What is one way you could spend more time with Our Lord in the Blessed Sacrament?LikeSmallChildrenRuntoJesus

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Adrienne Evangelization Ink Slingers

The Crisis of Fluffy American Homilies

I’ve wanted to write a piece about strong preaching for a while, but needed a catalyst to get the ball rolling. Low and behold, this gem turned up on my news feed last week.

I’m Still Not Going Back to the Catholic Church by Rod Dreher

Rod Dreher explains that while folks have been speculating that Pope Francis’s compassionate side will bring people back into the Church, it is precisely the pontiff’s lack of emphasis on the harder teachings of the Church that will keep Dreher in Orthodoxy and out of the RCC.  In his years as a Catholic, he never heard priests preach on the hard topics.  Though I never left the Catholic Church, I couldn’t help but agree with much of everything he argued.

fluffy-bunnyTwelve years ago I moved to a new city and naturally began attending the parish closest to my apartment. It was like every other parish I’d ever visited or been a parishioner of growing up. We sang “On Eagle’s Wings” and “Anthem” for a peppy recessional. The homilies were of the only variety I’d ever heard – the soft, love Jesus more and take care of the poor type. Upon the concluding rite, still high on, “We are called we are chosen, we are Christ for one another…” I’d leave through the narthex feeling good about myself – the message was, “I’m doing great already and all I need to do is more of what I’m doing to be even better – or I can just keep on keeping on, it’s cool, I’m a good person, and that’s what Christianity is about”. I never knew there was anything else to learn about at Mass, or even about Catholicism.

A handful of years ago the position of head pastor at our parish became and remained vacant until the diocese was finally able to fill it with someone right for the task of shepherding our 6,000 family parish with parochial school, two priests and several deacons. In came a man who would soon be elevated with the title Monsignor. I still remember the homily where he introduced himself to us as his six foot tall frame towered over the ambo. With his measured beat and dry cadence, he shared his story as a convert to the Catholic Church, and challenged us with, “If you have an issue with any teaching of the Roman Catholic Church, make an appointment to see me in my office, and you had better bring your Bible and your catechism.” This was a challenge I’d never heard a priest give before, furthermore, I’d never even heard a priest approach controversy in the least, and our new pastor was inviting it.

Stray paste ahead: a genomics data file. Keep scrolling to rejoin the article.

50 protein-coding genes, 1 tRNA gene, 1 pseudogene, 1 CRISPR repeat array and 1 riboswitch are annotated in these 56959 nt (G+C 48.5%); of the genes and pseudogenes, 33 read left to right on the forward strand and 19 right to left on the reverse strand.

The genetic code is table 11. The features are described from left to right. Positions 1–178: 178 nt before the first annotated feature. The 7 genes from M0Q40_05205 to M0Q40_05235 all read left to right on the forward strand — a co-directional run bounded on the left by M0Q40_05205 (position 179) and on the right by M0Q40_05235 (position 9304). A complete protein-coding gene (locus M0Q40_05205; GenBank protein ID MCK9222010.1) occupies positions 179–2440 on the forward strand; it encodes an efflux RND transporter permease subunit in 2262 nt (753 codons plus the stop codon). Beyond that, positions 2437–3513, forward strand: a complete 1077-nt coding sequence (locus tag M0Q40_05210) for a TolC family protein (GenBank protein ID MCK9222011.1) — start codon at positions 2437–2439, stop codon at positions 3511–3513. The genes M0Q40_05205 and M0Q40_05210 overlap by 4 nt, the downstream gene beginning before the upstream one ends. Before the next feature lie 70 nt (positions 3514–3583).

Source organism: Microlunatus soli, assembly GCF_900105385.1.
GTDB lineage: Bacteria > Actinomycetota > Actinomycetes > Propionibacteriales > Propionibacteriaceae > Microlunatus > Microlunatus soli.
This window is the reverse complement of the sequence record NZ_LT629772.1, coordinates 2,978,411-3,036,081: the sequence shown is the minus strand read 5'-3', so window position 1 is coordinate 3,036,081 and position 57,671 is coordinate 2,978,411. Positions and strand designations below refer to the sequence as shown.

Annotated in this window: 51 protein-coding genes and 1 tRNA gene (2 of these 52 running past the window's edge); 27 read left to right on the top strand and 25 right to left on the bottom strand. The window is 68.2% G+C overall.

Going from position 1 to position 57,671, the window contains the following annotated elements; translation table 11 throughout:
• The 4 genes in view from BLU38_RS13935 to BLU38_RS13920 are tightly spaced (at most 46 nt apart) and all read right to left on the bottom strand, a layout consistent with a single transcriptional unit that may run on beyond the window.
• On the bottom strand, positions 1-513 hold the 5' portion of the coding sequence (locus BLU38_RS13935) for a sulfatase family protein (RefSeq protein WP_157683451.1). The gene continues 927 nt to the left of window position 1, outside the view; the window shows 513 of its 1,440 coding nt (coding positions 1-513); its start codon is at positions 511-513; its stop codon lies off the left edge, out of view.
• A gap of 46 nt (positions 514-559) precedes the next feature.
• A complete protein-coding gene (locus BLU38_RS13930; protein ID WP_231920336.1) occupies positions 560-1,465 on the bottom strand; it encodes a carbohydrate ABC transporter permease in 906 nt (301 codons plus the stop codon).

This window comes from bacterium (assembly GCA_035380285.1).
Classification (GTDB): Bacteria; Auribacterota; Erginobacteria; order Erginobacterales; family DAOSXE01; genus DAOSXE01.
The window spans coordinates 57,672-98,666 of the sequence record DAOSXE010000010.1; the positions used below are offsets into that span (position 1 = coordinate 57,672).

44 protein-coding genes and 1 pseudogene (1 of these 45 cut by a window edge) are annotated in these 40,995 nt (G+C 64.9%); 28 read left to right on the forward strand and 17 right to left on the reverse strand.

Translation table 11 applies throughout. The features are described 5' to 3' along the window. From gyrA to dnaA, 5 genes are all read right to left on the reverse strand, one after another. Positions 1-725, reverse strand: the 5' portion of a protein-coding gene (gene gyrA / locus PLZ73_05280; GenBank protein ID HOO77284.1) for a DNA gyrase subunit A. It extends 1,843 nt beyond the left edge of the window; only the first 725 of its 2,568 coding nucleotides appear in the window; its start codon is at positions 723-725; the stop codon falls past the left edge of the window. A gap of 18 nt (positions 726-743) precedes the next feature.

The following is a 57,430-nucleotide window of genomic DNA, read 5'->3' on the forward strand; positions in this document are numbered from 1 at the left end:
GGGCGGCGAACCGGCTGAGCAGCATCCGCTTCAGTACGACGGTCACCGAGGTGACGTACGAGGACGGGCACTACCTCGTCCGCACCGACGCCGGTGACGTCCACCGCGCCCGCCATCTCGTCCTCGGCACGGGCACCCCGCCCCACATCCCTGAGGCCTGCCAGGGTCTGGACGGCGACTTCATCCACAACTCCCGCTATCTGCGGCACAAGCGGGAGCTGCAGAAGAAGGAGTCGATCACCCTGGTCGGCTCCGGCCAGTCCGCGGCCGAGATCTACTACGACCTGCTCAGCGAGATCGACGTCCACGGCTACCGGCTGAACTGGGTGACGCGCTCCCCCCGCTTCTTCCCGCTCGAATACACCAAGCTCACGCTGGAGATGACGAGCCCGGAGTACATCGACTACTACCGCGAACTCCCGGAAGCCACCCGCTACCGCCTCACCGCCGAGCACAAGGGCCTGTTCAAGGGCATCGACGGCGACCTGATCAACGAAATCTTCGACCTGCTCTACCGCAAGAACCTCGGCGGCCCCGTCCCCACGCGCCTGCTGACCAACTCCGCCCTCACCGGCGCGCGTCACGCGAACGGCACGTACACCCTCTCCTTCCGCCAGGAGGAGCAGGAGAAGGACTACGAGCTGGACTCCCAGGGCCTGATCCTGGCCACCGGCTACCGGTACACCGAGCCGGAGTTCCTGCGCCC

In the months to follow, his homilies received mixed reviews. Many parishioners were startled and even offended. Monsignor addressed abortion, contraception and same sex marriage right there in the middle of a Sunday or weekday Mass. And he didn’t just mention it in passing, as if we were supposed to know it was wrong by a one word topic drop. No, he spoke at length and in depth about each topic with solid arguments and reminded our parish why the Church taught these things were against the teachings of Christ – and that Christ’s teachings still matter. The offense entered when Monsignor would reach further still and assert that anyone sitting in our pews who did not see these issues as intrinsic evils worth standing up against were complying with evil themselves. Farewell to, “I can just keep on keeping on, I’m a good person.” I was surprised to be in the midst of a priest who had the courage to preach so boldly – he was risking people’s temporal happiness and even losing many to the neighboring parish which was still preaching love Jesus more and take care of the poor.